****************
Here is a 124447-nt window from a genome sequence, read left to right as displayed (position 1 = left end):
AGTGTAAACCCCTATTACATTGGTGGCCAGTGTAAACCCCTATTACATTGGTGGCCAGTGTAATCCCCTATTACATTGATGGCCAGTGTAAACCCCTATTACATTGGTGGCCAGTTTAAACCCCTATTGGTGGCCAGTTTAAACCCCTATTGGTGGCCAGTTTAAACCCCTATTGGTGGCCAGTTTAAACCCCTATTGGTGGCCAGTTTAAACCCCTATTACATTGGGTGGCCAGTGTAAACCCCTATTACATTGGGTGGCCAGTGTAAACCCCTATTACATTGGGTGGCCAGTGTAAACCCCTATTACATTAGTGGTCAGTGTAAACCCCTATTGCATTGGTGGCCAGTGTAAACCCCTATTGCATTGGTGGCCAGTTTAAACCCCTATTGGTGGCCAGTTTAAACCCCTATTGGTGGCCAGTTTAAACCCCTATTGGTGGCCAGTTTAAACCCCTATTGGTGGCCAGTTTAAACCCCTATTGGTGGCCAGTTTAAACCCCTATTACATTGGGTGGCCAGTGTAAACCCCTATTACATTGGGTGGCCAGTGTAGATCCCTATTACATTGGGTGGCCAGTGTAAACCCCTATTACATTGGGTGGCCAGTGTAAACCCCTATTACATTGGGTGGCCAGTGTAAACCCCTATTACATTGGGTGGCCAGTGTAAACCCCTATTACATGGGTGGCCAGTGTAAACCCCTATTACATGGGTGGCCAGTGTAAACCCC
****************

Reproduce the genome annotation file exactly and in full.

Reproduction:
Here is a 124447-nt window from a genome sequence, read left to right as displayed (position 1 = left end):
AGTGTAAACCCCTATTACATTGGTGGCCAGTGTAAACCCCTATTACATTGGTGGCCAGTGTAATCCCCTATTACATTGATGGCCAGTGTAAACCCCTATTACATTGGTGGCCAGTTTAAACCCCTATTGGTGGCCAGTTTAAACCCCTATTGGTGGCCAGTTTAAACCCCTATTGGTGGCCAGTTTAAACCCCTATTGGTGGCCAGTTTAAACCCCTATTACATTGGGTGGCCAGTGTAAACCCCTATTACATTGGGTGGCCAGTGTAAACCCCTATTACATTGGGTGGCCAGTGTAAACCCCTATTACATTAGTGGTCAGTGTAAACCCCTATTGCATTGGTGGCCAGTGTAAACCCCTATTGCATTGGTGGCCAGTTTAAACCCCTATTGGTGGCCAGTTTAAACCCCTATTGGTGGCCAGTTTAAACCCCTATTGGTGGCCAGTTTAAACCCCTATTGGTGGCCAGTTTAAACCCCTATTGGTGGCCAGTTTAAACCCCTATTACATTGGGTGGCCAGTGTAAACCCCTATTACATTGGGTGGCCAGTGTAGATCCCTATTACATTGGGTGGCCAGTGTAAACCCCTATTACATTGGGTGGCCAGTGTAAACCCCTATTACATTGGGTGGCCAGTGTAAACCCCTATTACATTGGGTGGCCAGTGTAAACCCCTATTACATGGGTGGCCAGTGTAAACCCCTATTACATGGGTGGCCAGTGTAAACCCC